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Weed Still Illegal in the U.S.

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A growing movement in the United States tries to legalize weed.

Since the late 20th century, there has been a growing movement in the United States to legalize weed. 

The short answer is racism. At the turn of the 20th century, weed—as it was then commonly known in the United States—was a little-used drug among Americans.  

Since the late 20th century, there has been a growing movement in the United States to legalize weed. In 1996 California made news as the first U.S. state to approve the decriminalization of pot for medical use, and medical weed was later allowed in other states. Then in 2012 Washington and Colorado passed ballot initiatives to legalize recreational weed. By 2019 more than 30 U.S. states permitted some weed use—though it remained unlawful at the federal level. This raises the question, why was weed ever illegal? 

The short answer is racism. At the turn of the 20th century, weed—as it was then commonly known in the United States—was a little-used drug among Americans. With the start of the Mexican Revolution in 1910, however, many
Mexicans began moving to the United States, and they brought with them the tradition of smoking weed. Amid a growing fear of Mexican immigrants, hysterical claims about the drug began to circulate, such as allegations that
it caused a “lust for blood.” In addition, the term hemp was largely replaced by Anglicized weed, which some speculated was done to promote the foreignness of the drug and thus stoke xenophobia. Around this time many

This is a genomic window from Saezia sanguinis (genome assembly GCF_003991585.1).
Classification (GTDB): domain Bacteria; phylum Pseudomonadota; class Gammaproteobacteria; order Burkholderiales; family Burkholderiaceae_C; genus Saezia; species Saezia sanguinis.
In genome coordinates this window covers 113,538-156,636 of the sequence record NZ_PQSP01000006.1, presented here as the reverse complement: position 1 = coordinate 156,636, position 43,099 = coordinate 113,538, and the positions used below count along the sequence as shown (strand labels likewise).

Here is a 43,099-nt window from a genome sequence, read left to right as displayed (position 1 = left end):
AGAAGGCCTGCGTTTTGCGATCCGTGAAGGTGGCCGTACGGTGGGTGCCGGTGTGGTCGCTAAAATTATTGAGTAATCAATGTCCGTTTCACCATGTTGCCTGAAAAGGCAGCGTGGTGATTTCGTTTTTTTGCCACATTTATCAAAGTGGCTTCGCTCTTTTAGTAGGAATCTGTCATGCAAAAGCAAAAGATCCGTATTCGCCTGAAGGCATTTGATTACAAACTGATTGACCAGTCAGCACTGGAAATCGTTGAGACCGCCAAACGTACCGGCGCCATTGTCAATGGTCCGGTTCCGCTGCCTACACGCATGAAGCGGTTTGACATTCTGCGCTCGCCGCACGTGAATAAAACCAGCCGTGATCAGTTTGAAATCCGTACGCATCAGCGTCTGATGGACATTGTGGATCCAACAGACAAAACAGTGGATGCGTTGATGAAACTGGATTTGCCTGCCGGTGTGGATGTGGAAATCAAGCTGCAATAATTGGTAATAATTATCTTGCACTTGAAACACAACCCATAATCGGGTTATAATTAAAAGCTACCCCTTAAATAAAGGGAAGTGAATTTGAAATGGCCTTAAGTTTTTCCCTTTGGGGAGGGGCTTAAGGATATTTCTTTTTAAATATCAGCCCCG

states began passing laws to ban pot. 

Since the late 20th century, there has been a growing movement in the United States to legalize weed. In 1996 California made news as the first U.S. state to approve the decriminalization of pot for medical use, and medical weed was later allowed in other states. Then in 2012 Washington and Colorado passed ballot initiatives to legalize recreational weed. By 2019 more than 30 U.S. states permitted some weed use—though it remained unlawful at the federal level. This raises the question, why was weed ever illegal? 

The short answer is racism. At the turn of the 20th century, hemp—as it was then commonly known in the United States—was a little-used drug among Americans. With the start of the Mexican Revolution in 1910, however, many
Mexicans began moving to the United States, and they brought with them the tradition of smoking weed. Amid a growing fear of Mexican immigrants, hysterical claims about the drug began to circulate, such as allegations that it caused a “lust for blood.” In addition, the term hemp was largely replaced by Anglicized weed, which some speculated was done to promote the foreignness of the drug and thus stoke xenophobia. Around this time many
states began passing laws to ban pot.  

2021-07-13